Is this the kind of scenario that OS branching can address?

    -Jim
  • pete_yodispete_yodis OS Professional, Mentor Posts: 666 ✭✭✭
    @Jim_Anders I think you may have something important there.  I don't know how much the every day user of Onshape is going to "get it" when it comes to what's different and why.  Maybe a clear explanation of what is different and why (the advantages) will go a long way to get them thinking in the way that Onshape functions and not in the way they were used to.  The sooner they see the light, the better they will adapt, be excited, and flourish.
  • Jim_AndersJim_Anders Member Posts: 24 ✭✭
    PDY said:
    @Jim_Anders I think you may have something important there.  I don't know how much the every day user of Onshape is going to "get it" when it comes to what's different and why.  Maybe a clear explanation of what is different and why (the advantages) will go a long way to get them thinking in the way that Onshape functions and not in the way they were used to.  The sooner they see the light, the better they will adapt, be excited, and flourish.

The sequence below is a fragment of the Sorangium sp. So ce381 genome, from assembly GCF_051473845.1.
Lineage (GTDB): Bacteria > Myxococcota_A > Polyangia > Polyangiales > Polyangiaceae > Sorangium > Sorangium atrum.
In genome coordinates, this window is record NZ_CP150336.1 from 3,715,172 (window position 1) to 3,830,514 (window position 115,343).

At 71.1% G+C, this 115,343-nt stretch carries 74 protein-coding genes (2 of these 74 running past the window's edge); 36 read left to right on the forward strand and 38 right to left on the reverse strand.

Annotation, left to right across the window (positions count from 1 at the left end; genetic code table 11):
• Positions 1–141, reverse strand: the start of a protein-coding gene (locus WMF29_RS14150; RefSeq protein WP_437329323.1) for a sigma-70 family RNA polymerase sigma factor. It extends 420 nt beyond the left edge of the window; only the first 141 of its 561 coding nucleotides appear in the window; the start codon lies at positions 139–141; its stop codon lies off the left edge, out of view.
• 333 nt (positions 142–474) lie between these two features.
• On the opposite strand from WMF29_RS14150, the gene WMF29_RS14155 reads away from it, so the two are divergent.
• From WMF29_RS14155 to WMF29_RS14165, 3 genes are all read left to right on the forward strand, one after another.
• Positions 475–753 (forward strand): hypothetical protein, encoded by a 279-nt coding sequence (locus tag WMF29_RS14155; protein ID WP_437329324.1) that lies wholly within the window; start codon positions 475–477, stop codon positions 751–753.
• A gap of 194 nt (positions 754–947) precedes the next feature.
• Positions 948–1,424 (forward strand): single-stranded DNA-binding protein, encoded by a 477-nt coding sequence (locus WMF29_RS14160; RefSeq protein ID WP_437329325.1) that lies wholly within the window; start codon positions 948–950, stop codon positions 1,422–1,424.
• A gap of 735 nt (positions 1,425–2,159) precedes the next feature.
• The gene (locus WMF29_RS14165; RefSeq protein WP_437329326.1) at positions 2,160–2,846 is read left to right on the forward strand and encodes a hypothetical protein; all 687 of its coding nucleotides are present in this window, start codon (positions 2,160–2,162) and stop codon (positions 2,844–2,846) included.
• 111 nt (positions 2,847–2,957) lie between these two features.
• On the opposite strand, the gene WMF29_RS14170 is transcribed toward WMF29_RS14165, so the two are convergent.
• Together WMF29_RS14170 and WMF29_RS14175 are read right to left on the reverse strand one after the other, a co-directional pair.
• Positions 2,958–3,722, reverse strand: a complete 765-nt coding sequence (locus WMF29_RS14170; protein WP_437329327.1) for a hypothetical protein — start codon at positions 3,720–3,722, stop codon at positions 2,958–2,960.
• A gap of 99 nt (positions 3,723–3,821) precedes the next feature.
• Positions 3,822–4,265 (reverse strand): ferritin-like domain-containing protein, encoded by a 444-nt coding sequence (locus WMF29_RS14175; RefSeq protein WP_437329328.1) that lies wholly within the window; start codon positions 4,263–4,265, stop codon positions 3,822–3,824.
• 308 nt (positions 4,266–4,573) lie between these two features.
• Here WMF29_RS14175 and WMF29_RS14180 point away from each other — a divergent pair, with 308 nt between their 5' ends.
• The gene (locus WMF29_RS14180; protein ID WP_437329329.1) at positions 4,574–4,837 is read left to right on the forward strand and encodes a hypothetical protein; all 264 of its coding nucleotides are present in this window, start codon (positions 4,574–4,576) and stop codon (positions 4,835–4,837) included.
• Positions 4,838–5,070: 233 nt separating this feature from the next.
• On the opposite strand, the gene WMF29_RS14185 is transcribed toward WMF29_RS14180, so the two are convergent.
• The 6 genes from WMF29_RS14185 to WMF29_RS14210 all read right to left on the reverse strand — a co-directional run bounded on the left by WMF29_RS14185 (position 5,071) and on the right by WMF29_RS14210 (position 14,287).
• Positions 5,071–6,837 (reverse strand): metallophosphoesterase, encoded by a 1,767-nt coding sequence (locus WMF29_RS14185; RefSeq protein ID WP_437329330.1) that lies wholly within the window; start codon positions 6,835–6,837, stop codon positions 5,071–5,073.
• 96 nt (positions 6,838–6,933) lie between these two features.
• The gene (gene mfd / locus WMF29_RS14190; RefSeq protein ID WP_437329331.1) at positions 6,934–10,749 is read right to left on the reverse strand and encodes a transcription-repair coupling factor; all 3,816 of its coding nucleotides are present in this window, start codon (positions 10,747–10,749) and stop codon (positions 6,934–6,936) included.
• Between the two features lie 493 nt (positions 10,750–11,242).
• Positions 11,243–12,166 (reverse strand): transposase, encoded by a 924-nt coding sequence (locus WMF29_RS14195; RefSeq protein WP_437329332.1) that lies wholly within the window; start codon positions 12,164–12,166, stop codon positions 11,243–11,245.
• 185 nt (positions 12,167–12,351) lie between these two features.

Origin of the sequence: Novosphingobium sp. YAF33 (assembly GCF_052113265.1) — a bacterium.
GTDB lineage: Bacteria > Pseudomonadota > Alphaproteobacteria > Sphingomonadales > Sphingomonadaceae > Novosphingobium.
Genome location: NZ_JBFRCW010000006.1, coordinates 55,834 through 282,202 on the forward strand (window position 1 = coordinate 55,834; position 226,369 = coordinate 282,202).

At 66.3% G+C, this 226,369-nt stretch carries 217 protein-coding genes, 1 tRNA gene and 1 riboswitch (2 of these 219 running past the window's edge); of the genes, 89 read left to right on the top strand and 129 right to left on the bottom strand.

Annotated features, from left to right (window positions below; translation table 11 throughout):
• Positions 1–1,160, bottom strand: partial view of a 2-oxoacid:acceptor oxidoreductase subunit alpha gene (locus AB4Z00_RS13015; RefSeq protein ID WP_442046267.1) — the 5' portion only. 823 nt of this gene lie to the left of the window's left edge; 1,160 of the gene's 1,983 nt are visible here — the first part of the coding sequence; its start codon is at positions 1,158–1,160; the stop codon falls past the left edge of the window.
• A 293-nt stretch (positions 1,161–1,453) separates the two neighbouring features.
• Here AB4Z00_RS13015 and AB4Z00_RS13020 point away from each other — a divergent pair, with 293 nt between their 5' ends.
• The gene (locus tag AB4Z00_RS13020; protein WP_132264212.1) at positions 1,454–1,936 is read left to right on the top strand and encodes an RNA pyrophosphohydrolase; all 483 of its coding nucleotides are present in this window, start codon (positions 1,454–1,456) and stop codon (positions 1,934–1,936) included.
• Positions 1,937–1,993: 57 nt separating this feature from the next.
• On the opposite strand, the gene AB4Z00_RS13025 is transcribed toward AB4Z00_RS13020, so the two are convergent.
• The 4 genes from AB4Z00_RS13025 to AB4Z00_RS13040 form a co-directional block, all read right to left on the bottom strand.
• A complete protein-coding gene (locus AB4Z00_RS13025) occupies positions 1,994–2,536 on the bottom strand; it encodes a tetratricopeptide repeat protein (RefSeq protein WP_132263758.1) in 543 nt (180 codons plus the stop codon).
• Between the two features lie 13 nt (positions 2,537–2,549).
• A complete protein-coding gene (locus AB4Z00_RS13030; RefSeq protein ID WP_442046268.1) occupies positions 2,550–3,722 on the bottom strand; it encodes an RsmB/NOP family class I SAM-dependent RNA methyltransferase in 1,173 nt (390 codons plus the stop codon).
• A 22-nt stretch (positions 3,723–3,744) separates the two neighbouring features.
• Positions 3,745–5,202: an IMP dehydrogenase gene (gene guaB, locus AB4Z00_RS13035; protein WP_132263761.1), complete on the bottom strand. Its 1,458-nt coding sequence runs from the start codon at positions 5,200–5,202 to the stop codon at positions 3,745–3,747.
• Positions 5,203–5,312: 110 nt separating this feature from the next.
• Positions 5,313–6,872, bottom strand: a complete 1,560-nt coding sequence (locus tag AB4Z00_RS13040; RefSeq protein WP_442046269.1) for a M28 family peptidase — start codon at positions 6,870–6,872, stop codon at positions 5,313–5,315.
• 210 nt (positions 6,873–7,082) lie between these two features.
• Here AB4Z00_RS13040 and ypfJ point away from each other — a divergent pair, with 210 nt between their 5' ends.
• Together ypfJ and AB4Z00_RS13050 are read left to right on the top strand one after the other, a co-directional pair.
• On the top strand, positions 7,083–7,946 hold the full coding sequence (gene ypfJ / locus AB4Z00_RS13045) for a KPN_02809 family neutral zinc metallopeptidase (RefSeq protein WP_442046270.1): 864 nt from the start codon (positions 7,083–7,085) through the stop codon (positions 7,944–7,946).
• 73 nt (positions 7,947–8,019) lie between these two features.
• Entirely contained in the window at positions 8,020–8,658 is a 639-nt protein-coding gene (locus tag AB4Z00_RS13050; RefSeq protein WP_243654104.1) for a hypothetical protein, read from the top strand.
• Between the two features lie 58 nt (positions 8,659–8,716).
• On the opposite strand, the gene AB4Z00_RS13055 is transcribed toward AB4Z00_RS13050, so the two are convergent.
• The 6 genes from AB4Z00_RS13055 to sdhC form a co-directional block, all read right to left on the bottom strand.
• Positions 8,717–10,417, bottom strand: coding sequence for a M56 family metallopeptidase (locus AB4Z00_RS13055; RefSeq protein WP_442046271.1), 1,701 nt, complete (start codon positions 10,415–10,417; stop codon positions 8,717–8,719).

@PDY  I am just getting started with OS so I am trying to stay in-tune with my initial questions in anticipation of what the initial reactions of others might be.

    There's an interesting parallel that can be drawn from the Apple iCloud offerings.  You have four Apple apps; Pages (word processor), Numbers (spreadsheet), Mail and Keynote (presentations).  These can read/write MS Office docs too.  There are iOS and Mac OS X versions of these apps - as well as a web-based interface.  I use these personally in my day-to-day work (while everyone else trundles along with classic PCs and MS Office.

    I record test data into Numbers from my iPhone - save it to the web and then process and massage these data from my web browser on my PC. I then show people the graphs/charts in person on my iPad.

    I have been surprised at the slow-uptake of the power (and low-cost) of this combo by my peers.  What seemed self-evident to me - required a bit of explanation and demoing before the light bulb finally went off.

    -Jim